The assay system was calibrated for both xanthomicrol and calycopterin over the concentration range of 125 to 1500 ng/mL. In order to estimate the recovery of the assay, the calibration curve with online SPE was compared to a standard curve injected directly into the analytical column, without the SPE step. Inter-day and intra-day variation and S/N ratio were calculated for this analytical system.

Rat femoral vein cannulation

All procedures involving animals were carried out after the approval and under the supervision of the Ethics Committee for Animal Expreiments of Iran University for Medical Sciences. In order to be able to withdraw blood samples at predefined time points during pharmacokinetic studies, femoral vein of male Wistar rats, in the weight range of 280 to 300 g, were catheterized, under anaesthesia, using the method described by Jespersen et al. [14]. After the placement of the catheter, the animals were allowed to recover for 24 h, during which time, the rats were checked for signs of bleeding and the catheters were checked for patency.

Pharmacokinetic study

Xanthomicrol or calycopterin was dissolved in 200 μL of dimethylsulfoxide (DMSO) and injected into the dorsal tail vein of rats. Just before drug injection (time zero) and at 1, 5, 10, 20, 60, 120 and 240 min after drug injection, 300 μL of blood were withdrawn via the femoral vein which had been catheterized previously. In order to prevent phlebotomy induced hypovolemia, 200 μL normal saline was injected via the femoral catheter after each blood sample withdrawal. Blood samples were centrifuged at 4 °C for 10 min at 4000 g. Plasma was collected and stored frozen at -80 °C until needed.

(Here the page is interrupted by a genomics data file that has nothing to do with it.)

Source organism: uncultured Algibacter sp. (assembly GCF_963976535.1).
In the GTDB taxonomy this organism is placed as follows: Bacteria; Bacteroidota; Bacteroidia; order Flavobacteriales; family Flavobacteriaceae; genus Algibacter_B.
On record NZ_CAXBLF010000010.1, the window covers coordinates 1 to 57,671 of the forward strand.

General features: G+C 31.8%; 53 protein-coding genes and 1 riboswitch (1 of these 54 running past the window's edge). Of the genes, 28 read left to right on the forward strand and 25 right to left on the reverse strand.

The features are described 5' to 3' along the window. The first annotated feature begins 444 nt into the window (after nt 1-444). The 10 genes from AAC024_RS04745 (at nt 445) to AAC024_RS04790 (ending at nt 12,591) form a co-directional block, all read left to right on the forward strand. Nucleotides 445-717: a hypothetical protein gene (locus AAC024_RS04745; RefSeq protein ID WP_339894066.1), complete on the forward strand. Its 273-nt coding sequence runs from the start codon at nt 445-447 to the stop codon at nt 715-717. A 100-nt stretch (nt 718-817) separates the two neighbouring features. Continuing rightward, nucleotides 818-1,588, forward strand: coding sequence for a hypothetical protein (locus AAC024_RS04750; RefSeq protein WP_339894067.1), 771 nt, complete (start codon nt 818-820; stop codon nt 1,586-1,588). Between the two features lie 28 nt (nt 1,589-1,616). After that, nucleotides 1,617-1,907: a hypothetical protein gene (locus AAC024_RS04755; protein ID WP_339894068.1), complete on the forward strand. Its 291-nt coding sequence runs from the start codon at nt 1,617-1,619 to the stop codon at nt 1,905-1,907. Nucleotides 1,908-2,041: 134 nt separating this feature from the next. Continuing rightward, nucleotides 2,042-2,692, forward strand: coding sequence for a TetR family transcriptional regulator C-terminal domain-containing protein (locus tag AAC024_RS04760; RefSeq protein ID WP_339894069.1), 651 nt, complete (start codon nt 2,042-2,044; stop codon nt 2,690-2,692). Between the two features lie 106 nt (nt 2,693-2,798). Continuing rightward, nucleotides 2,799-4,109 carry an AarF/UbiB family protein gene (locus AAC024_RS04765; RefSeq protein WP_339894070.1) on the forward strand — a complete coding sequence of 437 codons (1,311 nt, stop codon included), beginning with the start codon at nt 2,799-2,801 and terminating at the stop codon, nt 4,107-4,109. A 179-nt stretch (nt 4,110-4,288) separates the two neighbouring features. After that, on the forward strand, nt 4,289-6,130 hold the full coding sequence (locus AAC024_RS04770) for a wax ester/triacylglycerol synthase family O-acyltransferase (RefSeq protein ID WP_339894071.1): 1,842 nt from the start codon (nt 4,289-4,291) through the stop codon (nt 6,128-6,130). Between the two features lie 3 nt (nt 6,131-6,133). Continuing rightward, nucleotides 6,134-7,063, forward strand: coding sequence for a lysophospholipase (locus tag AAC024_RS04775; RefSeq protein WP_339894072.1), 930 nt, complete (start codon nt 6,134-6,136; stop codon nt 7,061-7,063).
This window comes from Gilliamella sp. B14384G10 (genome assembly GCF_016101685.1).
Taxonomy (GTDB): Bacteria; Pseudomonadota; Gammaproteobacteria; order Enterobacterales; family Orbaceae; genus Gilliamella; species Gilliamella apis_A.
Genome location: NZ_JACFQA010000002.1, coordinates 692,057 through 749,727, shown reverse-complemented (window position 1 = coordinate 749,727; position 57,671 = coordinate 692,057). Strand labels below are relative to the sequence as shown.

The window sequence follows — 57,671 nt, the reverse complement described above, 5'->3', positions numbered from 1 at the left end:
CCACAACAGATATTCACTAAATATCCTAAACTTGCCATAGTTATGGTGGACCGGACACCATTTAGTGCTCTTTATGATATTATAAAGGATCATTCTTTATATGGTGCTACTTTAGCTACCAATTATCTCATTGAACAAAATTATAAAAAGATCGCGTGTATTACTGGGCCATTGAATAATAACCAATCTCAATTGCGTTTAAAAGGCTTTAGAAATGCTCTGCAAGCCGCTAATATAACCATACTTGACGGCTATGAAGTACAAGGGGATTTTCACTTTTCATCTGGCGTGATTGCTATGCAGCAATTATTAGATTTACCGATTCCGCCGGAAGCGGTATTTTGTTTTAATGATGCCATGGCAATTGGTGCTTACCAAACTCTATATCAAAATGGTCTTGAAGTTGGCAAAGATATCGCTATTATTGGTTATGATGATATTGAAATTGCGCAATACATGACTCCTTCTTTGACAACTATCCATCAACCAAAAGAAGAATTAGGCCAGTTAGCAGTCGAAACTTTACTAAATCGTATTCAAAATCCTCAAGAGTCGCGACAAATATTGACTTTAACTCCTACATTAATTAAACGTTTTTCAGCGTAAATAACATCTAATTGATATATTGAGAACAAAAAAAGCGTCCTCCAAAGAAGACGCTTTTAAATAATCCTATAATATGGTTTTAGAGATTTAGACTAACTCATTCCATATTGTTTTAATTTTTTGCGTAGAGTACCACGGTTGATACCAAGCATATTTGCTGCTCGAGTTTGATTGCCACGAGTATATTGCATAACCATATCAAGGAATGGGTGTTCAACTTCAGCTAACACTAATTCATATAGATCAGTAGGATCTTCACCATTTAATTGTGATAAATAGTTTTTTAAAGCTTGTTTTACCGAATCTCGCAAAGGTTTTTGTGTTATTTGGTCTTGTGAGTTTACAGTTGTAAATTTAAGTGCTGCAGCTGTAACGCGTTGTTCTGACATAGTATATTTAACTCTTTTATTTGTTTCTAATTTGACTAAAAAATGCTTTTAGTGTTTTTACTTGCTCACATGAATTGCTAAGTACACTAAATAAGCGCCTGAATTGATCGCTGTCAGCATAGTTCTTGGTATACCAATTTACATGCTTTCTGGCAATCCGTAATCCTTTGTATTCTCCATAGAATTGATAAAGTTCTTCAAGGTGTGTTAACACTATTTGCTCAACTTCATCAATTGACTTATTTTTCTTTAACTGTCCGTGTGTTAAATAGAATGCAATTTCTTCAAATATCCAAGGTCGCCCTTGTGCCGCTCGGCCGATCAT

Toxicological studies in mice

Toxicity studies were carried out using Balb/C mice in the 25-30 g weight range. Drug administration was via the I.P. methoud. Animals were assigned to five groups of three: one-Control groups which received no treatment, two-Vehicle control which received 60 μL of DMSO (dimethyl sulfoxide) for 6 days, 3- Test group one which received 30 mg/kg body weight xanthomicrol in 60 μL of DMSO per day, 4- Test group two which received 40 mg/kg body weight xanthomicrol on 60 μL of DMSO per day and 5- Test group three which received 50 mg/kg body weight xanthomicrol on 60 μL of DMSO per day. The animals were weighed and examined for changes in skin tone, signs of fur loss and changes in bowl function [15]. On the seventh day, the animals were anaesthetized under an atmosphere of chloroform. Once fully anaesthetized, blood samples were collected from the heart and the animals were killed by cervical dislocation. Serum samples were analyzed for hepatic enzymes AST and ALT [16] and also for creatinin levels [17]. Kidneys, liver, lung, intestines and stomach were removed from animals and placed in 10 % formalin solution for subsequent paraffin embedding, sectioning, staining and histological studies. Tissue sections were examined for fibrotic, inflammatory and vascular changes by a qualified pathologist [18].


Isolation and purification of xanthomicrol, calycopterin and circimaritin, identity confirmation

Processing of 10 kg of dried aerial parts of Dracocephalum kotschyi Bioss. yielded 476 mg of xanthomicrol, 190 mg of calycopterin and 60 mg of circimaritin. The compounds obtained appeared to be pure as demonstrated by the existence of single peak in HPLC analysis (Fig. 2). The identities of isolated flavones were confirmed HPLC analysis and IR spectroscopy in comparison with standard material previously obtained [6]. The flavones contents were determined (Table 1).
Fig. 2
Fig. 2

Schematic diagram of the fluidics of the online solid phase extraction HPLC system

Table 1

Flavone content of Dracocephalum kotschyi Bioss. dried aerial parts


Specific amount (μg flavone / g plant material)







Analytical HPLC method for measurement of xanthomicol and calycopterin

Plasma samples spiked with calycopterin (125 to 1500 ng/mL) or xanthomicrol (125 to 2000 ng/mL) were extracted as described above and subsequently analyzed by analytical HPLC using online extraction (Fig. 3). Both calibration curves were linear over the concentration ranges described (Table 2). Recovery of the extraction method was investigated by comparing the peak areas of 500 ng/mL of calycopterin and xanthomicrol and 1430 ng/mL circimaritin (as IS) obtained from injection of mixtures using the on-line SPE method with the same flavone mixtures injected directly onto the analytical column, without the online solid phase extraction step. Recoveries of calycopterin and xanthomicrol were 94 % and 92 % respectively.